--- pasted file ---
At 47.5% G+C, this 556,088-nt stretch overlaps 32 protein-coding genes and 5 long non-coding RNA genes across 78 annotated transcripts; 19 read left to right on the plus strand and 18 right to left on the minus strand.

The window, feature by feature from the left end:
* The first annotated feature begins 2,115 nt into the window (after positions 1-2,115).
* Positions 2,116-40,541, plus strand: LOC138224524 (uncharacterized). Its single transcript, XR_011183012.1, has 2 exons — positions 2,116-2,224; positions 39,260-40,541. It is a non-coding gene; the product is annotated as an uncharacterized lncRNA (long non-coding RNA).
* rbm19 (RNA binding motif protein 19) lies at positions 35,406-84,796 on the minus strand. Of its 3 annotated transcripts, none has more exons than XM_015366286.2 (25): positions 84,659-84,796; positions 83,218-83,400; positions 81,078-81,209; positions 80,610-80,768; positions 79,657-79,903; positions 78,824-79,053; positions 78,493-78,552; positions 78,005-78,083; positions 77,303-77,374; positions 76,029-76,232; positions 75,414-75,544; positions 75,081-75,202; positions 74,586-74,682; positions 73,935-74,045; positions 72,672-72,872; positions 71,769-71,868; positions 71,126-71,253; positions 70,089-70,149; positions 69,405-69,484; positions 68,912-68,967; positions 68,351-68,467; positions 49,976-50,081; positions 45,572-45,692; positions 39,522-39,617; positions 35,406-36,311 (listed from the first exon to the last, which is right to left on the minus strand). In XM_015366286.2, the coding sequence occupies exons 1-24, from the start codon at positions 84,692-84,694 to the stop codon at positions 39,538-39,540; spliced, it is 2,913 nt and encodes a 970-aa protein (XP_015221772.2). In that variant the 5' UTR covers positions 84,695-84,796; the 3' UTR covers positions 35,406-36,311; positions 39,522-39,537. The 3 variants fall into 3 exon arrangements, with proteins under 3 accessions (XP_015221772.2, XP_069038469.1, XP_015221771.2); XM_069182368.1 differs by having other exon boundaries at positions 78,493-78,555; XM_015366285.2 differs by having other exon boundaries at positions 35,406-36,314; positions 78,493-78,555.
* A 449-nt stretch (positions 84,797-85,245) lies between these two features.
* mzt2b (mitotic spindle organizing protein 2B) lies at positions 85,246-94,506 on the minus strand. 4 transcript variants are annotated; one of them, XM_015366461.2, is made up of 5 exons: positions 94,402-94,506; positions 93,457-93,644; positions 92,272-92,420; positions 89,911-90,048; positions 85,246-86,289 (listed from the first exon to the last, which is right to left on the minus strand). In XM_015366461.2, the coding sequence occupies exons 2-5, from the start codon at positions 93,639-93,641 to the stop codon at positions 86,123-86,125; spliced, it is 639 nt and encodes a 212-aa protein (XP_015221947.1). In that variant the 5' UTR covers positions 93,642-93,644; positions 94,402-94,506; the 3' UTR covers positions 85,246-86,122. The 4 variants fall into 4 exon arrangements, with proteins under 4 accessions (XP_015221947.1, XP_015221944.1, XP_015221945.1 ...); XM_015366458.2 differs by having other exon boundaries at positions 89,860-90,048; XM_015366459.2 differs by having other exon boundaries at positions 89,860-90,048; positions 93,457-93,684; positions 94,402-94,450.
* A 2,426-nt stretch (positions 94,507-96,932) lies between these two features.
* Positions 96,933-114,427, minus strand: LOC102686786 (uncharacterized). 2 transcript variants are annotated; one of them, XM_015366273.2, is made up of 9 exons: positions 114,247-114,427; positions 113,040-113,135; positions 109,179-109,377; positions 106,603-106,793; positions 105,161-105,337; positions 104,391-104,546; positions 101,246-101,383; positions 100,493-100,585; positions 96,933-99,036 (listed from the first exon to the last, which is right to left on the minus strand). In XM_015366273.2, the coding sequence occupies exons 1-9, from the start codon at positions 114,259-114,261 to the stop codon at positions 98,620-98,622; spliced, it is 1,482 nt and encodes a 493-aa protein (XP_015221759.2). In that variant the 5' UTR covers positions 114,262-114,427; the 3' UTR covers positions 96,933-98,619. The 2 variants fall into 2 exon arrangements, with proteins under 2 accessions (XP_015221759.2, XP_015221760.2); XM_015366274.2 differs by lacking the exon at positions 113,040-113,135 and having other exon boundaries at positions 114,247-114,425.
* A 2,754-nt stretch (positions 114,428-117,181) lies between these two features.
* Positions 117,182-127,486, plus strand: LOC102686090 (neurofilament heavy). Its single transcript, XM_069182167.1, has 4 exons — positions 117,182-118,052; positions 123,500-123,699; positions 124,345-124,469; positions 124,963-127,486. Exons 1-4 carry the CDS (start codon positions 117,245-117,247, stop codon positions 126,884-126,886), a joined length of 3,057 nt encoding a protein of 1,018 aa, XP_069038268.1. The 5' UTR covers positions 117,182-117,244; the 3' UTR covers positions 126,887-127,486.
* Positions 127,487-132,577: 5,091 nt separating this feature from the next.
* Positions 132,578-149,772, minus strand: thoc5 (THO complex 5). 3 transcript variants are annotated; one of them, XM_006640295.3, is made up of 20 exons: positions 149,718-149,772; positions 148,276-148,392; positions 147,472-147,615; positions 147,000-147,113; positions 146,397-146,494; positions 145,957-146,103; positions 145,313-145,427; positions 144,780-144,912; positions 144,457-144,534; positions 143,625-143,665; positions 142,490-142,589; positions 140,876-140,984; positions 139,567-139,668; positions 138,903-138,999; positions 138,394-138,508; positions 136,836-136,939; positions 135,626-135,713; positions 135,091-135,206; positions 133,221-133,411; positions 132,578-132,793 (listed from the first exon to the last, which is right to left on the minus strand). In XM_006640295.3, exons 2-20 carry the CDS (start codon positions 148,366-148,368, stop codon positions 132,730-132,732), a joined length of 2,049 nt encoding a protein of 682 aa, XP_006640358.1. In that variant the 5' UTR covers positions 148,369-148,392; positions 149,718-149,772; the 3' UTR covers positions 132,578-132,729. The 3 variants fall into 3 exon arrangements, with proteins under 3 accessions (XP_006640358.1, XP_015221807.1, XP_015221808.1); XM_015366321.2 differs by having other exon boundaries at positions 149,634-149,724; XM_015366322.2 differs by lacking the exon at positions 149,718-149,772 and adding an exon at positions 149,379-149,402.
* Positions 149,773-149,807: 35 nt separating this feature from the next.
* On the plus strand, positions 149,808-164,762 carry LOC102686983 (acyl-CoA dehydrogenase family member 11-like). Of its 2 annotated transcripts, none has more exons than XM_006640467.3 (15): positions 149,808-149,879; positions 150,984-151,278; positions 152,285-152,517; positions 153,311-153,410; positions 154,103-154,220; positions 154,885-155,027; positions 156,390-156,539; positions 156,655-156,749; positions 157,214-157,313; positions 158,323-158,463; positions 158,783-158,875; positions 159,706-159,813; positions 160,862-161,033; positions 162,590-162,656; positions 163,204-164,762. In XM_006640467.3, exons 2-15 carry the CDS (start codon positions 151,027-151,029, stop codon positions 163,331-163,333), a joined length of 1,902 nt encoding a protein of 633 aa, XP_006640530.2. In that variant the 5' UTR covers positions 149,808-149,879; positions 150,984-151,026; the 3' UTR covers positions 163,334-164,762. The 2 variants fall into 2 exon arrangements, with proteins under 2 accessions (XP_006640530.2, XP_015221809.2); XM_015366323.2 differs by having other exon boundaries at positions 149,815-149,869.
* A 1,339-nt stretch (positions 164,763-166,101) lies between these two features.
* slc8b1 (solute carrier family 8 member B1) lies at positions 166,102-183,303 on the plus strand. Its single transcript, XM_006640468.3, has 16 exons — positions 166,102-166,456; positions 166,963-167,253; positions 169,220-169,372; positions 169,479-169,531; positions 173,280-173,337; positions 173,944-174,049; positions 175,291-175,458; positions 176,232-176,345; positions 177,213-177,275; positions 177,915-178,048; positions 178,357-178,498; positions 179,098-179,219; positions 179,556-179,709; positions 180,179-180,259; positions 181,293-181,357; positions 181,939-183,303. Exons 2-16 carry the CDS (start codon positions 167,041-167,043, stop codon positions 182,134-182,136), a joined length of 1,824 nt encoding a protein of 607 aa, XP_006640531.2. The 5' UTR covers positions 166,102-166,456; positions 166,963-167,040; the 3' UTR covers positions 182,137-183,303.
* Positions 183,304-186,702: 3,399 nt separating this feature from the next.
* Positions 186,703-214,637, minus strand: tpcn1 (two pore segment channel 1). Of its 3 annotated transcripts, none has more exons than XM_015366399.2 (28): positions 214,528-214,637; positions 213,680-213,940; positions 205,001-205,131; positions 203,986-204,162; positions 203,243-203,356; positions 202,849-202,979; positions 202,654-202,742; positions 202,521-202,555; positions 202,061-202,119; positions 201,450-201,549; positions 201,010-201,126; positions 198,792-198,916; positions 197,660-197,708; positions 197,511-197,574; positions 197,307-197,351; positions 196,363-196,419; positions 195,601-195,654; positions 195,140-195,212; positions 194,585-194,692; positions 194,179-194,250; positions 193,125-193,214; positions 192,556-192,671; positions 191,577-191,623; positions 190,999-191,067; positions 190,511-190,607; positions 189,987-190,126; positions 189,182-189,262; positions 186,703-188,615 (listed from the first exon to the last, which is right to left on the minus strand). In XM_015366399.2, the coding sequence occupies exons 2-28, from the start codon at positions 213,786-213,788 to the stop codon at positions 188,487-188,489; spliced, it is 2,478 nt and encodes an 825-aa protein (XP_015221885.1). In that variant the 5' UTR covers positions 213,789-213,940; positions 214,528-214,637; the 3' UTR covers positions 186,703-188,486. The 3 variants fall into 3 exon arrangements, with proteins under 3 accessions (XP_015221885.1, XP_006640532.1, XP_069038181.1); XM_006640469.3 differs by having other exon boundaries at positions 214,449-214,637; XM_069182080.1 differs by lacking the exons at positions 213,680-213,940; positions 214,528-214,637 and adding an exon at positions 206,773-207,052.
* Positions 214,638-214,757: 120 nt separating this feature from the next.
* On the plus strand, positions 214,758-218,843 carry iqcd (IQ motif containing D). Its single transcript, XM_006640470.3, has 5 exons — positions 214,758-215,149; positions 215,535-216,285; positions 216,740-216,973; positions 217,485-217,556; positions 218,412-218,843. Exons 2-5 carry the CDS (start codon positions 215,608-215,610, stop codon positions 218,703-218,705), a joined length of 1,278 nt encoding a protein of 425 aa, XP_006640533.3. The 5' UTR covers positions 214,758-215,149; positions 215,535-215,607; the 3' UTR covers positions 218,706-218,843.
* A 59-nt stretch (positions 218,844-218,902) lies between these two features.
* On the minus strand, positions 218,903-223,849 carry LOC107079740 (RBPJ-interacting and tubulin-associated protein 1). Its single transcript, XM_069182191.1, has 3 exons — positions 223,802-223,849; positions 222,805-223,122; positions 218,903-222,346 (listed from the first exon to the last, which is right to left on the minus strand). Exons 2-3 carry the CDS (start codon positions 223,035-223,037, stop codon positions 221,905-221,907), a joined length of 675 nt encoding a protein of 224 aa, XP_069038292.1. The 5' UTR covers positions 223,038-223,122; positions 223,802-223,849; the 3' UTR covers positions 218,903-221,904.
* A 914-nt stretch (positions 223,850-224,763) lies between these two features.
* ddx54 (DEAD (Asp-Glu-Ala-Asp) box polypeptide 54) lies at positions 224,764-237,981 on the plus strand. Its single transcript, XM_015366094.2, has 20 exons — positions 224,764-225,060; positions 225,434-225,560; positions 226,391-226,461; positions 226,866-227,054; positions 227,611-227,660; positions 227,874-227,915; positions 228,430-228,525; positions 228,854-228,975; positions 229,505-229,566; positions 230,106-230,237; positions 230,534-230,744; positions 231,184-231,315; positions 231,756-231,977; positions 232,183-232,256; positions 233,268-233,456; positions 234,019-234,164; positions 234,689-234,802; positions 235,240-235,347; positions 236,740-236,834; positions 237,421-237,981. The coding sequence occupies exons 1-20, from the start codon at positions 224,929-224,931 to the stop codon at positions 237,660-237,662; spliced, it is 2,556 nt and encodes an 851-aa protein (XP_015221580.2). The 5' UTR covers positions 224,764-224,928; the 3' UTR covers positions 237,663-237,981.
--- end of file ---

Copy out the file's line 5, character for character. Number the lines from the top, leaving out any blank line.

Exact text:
* rbm19 (RNA binding motif protein 19) lies at positions 35,406-84,796 on the minus strand. Of its 3 annotated transcripts, none has more exons than XM_015366286.2 (25): positions 84,659-84,796; positions 83,218-83,400; positions 81,078-81,209; positions 80,610-80,768; positions 79,657-79,903; positions 78,824-79,053; positions 78,493-78,552; positions 78,005-78,083; positions 77,303-77,374; positions 76,029-76,232; positions 75,414-75,544; positions 75,081-75,202; positions 74,586-74,682; positions 73,935-74,045; positions 72,672-72,872; positions 71,769-71,868; positions 71,126-71,253; positions 70,089-70,149; positions 69,405-69,484; positions 68,912-68,967; positions 68,351-68,467; positions 49,976-50,081; positions 45,572-45,692; positions 39,522-39,617; positions 35,406-36,311 (listed from the first exon to the last, which is right to left on the minus strand). In XM_015366286.2, the coding sequence occupies exons 1-24, from the start codon at positions 84,692-84,694 to the stop codon at positions 39,538-39,540; spliced, it is 2,913 nt and encodes a 970-aa protein (XP_015221772.2). In that variant the 5' UTR covers positions 84,695-84,796; the 3' UTR covers positions 35,406-36,311; positions 39,522-39,537. The 3 variants fall into 3 exon arrangements, with proteins under 3 accessions (XP_015221772.2, XP_069038469.1, XP_015221771.2); XM_069182368.1 differs by having other exon boundaries at positions 78,493-78,555; XM_015366285.2 differs by having other exon boundaries at positions 35,406-36,314; positions 78,493-78,555.